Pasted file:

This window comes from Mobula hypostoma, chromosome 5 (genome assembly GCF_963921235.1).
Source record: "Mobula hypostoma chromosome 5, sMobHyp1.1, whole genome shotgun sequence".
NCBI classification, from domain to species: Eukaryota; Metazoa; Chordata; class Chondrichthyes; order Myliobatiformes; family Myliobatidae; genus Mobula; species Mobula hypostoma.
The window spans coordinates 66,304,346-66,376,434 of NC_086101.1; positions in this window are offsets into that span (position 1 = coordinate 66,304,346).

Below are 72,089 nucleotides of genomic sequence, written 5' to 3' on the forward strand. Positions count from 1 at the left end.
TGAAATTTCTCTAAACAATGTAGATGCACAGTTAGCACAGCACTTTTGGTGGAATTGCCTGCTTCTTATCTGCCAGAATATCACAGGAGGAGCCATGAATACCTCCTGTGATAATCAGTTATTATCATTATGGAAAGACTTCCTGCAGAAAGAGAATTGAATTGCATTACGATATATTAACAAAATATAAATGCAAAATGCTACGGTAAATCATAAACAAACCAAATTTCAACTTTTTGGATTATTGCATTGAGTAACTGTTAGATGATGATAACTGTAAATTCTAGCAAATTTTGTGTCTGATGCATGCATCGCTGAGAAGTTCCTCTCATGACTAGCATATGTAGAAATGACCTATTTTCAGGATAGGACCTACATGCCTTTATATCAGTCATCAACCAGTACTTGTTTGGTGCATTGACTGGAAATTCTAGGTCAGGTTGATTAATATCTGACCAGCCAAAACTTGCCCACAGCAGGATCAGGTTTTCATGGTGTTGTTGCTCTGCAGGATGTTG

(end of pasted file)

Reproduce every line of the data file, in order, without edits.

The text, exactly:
This window comes from Mobula hypostoma, chromosome 5 (genome assembly GCF_963921235.1).
Source record: "Mobula hypostoma chromosome 5, sMobHyp1.1, whole genome shotgun sequence".
NCBI classification, from domain to species: Eukaryota; Metazoa; Chordata; class Chondrichthyes; order Myliobatiformes; family Myliobatidae; genus Mobula; species Mobula hypostoma.
The window spans coordinates 66,304,346-66,376,434 of NC_086101.1; positions in this window are offsets into that span (position 1 = coordinate 66,304,346).

Below are 72,089 nucleotides of genomic sequence, written 5' to 3' on the forward strand. Positions count from 1 at the left end.
TGAAATTTCTCTAAACAATGTAGATGCACAGTTAGCACAGCACTTTTGGTGGAATTGCCTGCTTCTTATCTGCCAGAATATCACAGGAGGAGCCATGAATACCTCCTGTGATAATCAGTTATTATCATTATGGAAAGACTTCCTGCAGAAAGAGAATTGAATTGCATTACGATATATTAACAAAATATAAATGCAAAATGCTACGGTAAATCATAAACAAACCAAATTTCAACTTTTTGGATTATTGCATTGAGTAACTGTTAGATGATGATAACTGTAAATTCTAGCAAATTTTGTGTCTGATGCATGCATCGCTGAGAAGTTCCTCTCATGACTAGCATATGTAGAAATGACCTATTTTCAGGATAGGACCTACATGCCTTTATATCAGTCATCAACCAGTACTTGTTTGGTGCATTGACTGGAAATTCTAGGTCAGGTTGATTAATATCTGACCAGCCAAAACTTGCCCACAGCAGGATCAGGTTTTCATGGTGTTGTTGCTCTGCAGGATGTTG